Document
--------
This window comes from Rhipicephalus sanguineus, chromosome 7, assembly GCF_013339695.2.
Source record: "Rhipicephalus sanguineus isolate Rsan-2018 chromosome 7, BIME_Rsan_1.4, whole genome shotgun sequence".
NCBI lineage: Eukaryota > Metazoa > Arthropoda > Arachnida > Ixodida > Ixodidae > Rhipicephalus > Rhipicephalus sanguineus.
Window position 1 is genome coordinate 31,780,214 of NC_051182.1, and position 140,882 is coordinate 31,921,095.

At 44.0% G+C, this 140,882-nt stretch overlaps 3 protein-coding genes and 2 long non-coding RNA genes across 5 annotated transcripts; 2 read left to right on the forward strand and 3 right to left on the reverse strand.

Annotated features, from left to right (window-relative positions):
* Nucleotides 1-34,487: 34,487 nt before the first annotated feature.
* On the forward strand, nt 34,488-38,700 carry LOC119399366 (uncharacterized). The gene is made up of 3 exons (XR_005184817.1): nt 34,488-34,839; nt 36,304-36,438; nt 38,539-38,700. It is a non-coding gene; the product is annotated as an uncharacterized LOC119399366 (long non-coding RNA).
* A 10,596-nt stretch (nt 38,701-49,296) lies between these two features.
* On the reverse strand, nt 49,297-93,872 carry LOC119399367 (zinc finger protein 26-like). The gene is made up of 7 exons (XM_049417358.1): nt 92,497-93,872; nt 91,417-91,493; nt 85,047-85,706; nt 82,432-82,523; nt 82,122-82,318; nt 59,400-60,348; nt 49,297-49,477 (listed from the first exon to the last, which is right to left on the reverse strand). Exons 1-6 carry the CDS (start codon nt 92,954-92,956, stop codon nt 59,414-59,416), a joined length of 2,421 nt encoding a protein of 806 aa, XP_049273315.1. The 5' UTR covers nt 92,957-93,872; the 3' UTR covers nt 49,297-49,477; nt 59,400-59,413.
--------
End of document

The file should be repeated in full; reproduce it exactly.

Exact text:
This window comes from Rhipicephalus sanguineus, chromosome 7, assembly GCF_013339695.2.
Source record: "Rhipicephalus sanguineus isolate Rsan-2018 chromosome 7, BIME_Rsan_1.4, whole genome shotgun sequence".
NCBI lineage: Eukaryota > Metazoa > Arthropoda > Arachnida > Ixodida > Ixodidae > Rhipicephalus > Rhipicephalus sanguineus.
Window position 1 is genome coordinate 31,780,214 of NC_051182.1, and position 140,882 is coordinate 31,921,095.

At 44.0% G+C, this 140,882-nt stretch overlaps 3 protein-coding genes and 2 long non-coding RNA genes across 5 annotated transcripts; 2 read left to right on the forward strand and 3 right to left on the reverse strand.

Annotated features, from left to right (window-relative positions):
* Nucleotides 1-34,487: 34,487 nt before the first annotated feature.
* On the forward strand, nt 34,488-38,700 carry LOC119399366 (uncharacterized). The gene is made up of 3 exons (XR_005184817.1): nt 34,488-34,839; nt 36,304-36,438; nt 38,539-38,700. It is a non-coding gene; the product is annotated as an uncharacterized LOC119399366 (long non-coding RNA).
* A 10,596-nt stretch (nt 38,701-49,296) lies between these two features.
* On the reverse strand, nt 49,297-93,872 carry LOC119399367 (zinc finger protein 26-like). The gene is made up of 7 exons (XM_049417358.1): nt 92,497-93,872; nt 91,417-91,493; nt 85,047-85,706; nt 82,432-82,523; nt 82,122-82,318; nt 59,400-60,348; nt 49,297-49,477 (listed from the first exon to the last, which is right to left on the reverse strand). Exons 1-6 carry the CDS (start codon nt 92,954-92,956, stop codon nt 59,414-59,416), a joined length of 2,421 nt encoding a protein of 806 aa, XP_049273315.1. The 5' UTR covers nt 92,957-93,872; the 3' UTR covers nt 49,297-49,477; nt 59,400-59,413.